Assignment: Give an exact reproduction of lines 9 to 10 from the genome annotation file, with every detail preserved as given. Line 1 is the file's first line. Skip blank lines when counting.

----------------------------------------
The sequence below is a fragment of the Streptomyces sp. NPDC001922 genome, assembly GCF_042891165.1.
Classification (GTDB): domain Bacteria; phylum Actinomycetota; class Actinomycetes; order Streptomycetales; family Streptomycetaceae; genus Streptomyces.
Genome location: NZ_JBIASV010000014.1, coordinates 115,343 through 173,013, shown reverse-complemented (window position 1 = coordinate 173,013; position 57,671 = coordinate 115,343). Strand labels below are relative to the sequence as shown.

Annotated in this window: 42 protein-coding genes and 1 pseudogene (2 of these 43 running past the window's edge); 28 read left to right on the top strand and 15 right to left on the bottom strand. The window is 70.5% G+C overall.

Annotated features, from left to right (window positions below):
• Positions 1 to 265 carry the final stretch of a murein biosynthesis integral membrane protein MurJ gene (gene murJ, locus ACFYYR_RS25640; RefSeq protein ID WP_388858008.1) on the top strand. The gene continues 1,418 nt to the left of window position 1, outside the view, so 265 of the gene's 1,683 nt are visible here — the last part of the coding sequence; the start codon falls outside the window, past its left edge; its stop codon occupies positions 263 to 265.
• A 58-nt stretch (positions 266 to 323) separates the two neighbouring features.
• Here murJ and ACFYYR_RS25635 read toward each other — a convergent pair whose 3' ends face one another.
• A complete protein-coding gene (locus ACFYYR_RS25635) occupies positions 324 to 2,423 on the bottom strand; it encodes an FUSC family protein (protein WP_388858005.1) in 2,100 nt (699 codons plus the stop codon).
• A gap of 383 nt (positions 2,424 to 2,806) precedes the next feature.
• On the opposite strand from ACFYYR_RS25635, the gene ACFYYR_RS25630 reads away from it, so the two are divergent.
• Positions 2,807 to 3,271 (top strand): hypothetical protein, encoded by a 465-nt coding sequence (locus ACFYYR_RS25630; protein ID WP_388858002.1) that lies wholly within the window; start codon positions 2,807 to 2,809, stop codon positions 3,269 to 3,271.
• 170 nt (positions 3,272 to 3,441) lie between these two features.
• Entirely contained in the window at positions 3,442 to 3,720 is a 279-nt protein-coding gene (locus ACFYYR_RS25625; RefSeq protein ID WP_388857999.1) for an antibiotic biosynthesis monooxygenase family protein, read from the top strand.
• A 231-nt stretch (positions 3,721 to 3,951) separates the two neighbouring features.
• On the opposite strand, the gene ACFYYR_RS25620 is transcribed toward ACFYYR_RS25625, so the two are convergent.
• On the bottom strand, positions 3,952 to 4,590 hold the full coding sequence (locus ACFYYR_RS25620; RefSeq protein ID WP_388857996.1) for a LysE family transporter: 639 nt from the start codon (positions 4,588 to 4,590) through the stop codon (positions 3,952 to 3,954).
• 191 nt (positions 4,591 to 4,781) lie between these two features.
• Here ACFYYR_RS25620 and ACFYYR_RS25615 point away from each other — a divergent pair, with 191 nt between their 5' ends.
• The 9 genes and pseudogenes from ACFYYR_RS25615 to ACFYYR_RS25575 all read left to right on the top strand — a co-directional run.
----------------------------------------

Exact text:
• A complete protein-coding gene (locus ACFYYR_RS25635) occupies positions 324 to 2,423 on the bottom strand; it encodes an FUSC family protein (protein WP_388858005.1) in 2,100 nt (699 codons plus the stop codon).
• A gap of 383 nt (positions 2,424 to 2,806) precedes the next feature.